Romare Bearden & Charles White
& the Black Expression
Growing Pains : Today my pain is like birth of first born/ slight hum of muscle and sweat, that sings a mighty song of pain/ it come to me as a new day/ it stretches across my eyes swollen cause I knew this day was near/ slowly I wake thinking of Autumn leaves under our feet crisp like the air we breathe/ now like then your eyes wide and full/ energy that cannot be explained/ and in a distance I hear a mighty song of muscle, sweat and pain/ we done gathered round sweet smell of chickens (from the yard)/ we done gathered round makin’ sounds of (holdin’) horns/ guitars and Auntie Georgia sing (like Millie)/ I am all the pain of Springtime, that springtime brings/ everything blooming have you seen it?/ Lord the stories in our hands and feet, on our backs and shoulders/ my mind takes me to fuss fights and serious talks/ my ears hear in a distance that humming of sweat muscle and pain/ cause now you a man leaving/…leaving in the footsteps of Jesus, Culver, Malcolm, Martin, Ali, Young, Thomas, Goines, Marley/ leaving in the footsteps of Solomon, Zulu, Green and 2Pac/ you are leaving with roots that are more envious than stars/ and oh how heavy they are/my heart sings like our mothers before me/ when we left the south riding muscle sweat and pains/ chuck-a-chuck-a-chuck-a-chuck-a north/ to be closer to that star/ trying to get far.
Growing Pains is a poem written for my son in 2005 when he turned eighteen, inspired by a Romare Bearden photomontage. What I didn’t know then, that I do know now from watching the film Praise Song and lectures from Professor Chatman is the symbolism that called out to me from Bearden’s works was suppose to have spoken to me, that is, it wasn’t be accident that certain things stuck out, like the chickens and trains. The film calls Bearden and Charles White, “Griots of Imagery”, storytellers with deep understanding of culture.
Charles White born in 1918 Chicago, was extraordinary at age seven. White’s artwork to me captures deeply personal emotions of the black expressions and experiences. White’s mastery to capture the blues and its poetic suffering is astounding! The facial expressions, body language, it was said of White’s drawings and works are stroked as Langston Hughes writes. There is a social realism in White’s work to me that are more personal than Bearden’s, only meaning White’s subjects are more singular, concentrating on one person connecting to the community than vice versa.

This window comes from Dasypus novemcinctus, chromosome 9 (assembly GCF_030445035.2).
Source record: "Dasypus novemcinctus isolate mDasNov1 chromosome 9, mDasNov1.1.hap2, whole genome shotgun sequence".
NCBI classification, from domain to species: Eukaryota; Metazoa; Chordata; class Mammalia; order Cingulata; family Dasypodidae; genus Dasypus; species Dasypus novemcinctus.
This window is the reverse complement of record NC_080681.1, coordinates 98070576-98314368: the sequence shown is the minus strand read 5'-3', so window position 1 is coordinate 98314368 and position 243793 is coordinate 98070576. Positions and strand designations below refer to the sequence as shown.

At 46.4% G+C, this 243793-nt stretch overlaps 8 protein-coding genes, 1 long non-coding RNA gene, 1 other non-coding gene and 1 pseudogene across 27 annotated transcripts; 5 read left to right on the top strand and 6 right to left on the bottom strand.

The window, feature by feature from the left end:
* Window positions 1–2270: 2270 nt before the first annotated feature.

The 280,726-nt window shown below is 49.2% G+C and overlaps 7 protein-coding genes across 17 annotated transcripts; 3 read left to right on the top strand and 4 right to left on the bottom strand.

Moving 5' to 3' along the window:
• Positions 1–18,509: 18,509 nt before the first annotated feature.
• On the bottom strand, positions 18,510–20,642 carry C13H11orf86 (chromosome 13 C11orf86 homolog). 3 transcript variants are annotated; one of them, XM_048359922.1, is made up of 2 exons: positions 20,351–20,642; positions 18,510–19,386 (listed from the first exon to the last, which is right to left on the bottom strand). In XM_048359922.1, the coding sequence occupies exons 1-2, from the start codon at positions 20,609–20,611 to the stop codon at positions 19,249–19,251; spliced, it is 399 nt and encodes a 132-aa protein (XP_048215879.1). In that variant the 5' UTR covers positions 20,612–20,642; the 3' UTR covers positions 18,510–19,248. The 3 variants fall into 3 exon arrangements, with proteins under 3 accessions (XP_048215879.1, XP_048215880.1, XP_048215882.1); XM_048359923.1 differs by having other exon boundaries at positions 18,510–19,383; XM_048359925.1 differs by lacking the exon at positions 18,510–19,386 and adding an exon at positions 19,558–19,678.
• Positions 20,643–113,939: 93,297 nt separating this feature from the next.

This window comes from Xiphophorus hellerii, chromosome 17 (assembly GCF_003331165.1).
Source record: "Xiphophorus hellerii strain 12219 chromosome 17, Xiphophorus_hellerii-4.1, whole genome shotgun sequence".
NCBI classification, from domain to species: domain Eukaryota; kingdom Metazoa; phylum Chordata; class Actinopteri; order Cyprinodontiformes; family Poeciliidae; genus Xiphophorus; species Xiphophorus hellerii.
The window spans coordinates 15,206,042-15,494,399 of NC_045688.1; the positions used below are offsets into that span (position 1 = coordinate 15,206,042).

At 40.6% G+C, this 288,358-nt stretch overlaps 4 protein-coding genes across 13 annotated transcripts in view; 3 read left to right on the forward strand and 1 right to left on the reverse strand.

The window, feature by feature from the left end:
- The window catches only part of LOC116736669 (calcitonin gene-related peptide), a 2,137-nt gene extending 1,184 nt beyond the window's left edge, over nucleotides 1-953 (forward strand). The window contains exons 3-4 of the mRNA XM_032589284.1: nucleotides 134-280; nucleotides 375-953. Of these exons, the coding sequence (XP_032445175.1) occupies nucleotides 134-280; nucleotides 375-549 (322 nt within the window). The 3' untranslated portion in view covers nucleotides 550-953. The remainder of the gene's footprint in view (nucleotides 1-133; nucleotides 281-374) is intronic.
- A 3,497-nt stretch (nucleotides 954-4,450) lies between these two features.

Both artists honor “the black woman” in their works. They honor her in her every truth, as mother, worker, healer, and lover and in her joys, in worship and pain.
Romare Bearden born 1911 in Charlotte, North Carolina and raised in New York, and like White started at art young. More than Bearden’s watercolors and drawings, I am a fan of his later work of photomontage and colleagues which speaks volume to me. I’ve written at least twenty poems to Bearden’s work. This genre artist has a way of connecting the viewer with black life whether city or country life and the life of the black musicians. Like White with the Blues, Bearden expression of Jazz, the feelings and improvosions are magical. To me if you look at a Bearden piece well enuf you could almost hear the music! The film spoke of Bearden’s lines, his mastery of forms, balance and design shown fervently in his earlier drawings, Bearden’s common or central theme was of life, black life prevailing.
As Ralph Waldo Emerson said and I do agree, that Art (and I say no matter the form) remains the one way possible in speaking the truth. Both Romare Bearden and Charles White proved through their artistry that they are Griots of Imagery.